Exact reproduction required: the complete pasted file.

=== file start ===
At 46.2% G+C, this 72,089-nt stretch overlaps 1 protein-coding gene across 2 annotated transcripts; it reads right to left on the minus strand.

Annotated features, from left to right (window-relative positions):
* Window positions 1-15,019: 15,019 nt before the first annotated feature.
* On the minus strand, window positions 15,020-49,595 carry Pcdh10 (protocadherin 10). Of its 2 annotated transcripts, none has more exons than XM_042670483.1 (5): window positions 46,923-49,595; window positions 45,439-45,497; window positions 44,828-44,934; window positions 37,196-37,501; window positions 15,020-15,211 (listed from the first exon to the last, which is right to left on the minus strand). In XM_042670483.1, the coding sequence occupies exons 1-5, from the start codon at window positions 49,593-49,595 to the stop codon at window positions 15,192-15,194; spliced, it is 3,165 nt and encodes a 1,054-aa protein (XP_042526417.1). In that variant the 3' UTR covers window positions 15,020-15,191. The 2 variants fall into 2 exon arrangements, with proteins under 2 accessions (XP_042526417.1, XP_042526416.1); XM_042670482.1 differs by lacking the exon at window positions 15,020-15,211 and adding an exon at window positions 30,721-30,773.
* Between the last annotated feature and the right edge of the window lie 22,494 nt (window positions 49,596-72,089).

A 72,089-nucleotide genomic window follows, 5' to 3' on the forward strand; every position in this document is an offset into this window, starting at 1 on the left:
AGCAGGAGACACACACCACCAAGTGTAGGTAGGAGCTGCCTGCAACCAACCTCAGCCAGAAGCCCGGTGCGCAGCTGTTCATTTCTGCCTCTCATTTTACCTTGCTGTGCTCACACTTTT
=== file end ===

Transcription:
At 46.2% G+C, this 72,089-nt stretch overlaps 1 protein-coding gene across 2 annotated transcripts; it reads right to left on the minus strand.

Annotated features, from left to right (window-relative positions):
* Window positions 1-15,019: 15,019 nt before the first annotated feature.
* On the minus strand, window positions 15,020-49,595 carry Pcdh10 (protocadherin 10). Of its 2 annotated transcripts, none has more exons than XM_042670483.1 (5): window positions 46,923-49,595; window positions 45,439-45,497; window positions 44,828-44,934; window positions 37,196-37,501; window positions 15,020-15,211 (listed from the first exon to the last, which is right to left on the minus strand). In XM_042670483.1, the coding sequence occupies exons 1-5, from the start codon at window positions 49,593-49,595 to the stop codon at window positions 15,192-15,194; spliced, it is 3,165 nt and encodes a 1,054-aa protein (XP_042526417.1). In that variant the 3' UTR covers window positions 15,020-15,191. The 2 variants fall into 2 exon arrangements, with proteins under 2 accessions (XP_042526417.1, XP_042526416.1); XM_042670482.1 differs by lacking the exon at window positions 15,020-15,211 and adding an exon at window positions 30,721-30,773.
* Between the last annotated feature and the right edge of the window lie 22,494 nt (window positions 49,596-72,089).

A 72,089-nucleotide genomic window follows, 5' to 3' on the forward strand; every position in this document is an offset into this window, starting at 1 on the left:
AGCAGGAGACACACACCACCAAGTGTAGGTAGGAGCTGCCTGCAACCAACCTCAGCCAGAAGCCCGGTGCGCAGCTGTTCATTTCTGCCTCTCATTTTACCTTGCTGTGCTCACACTTTT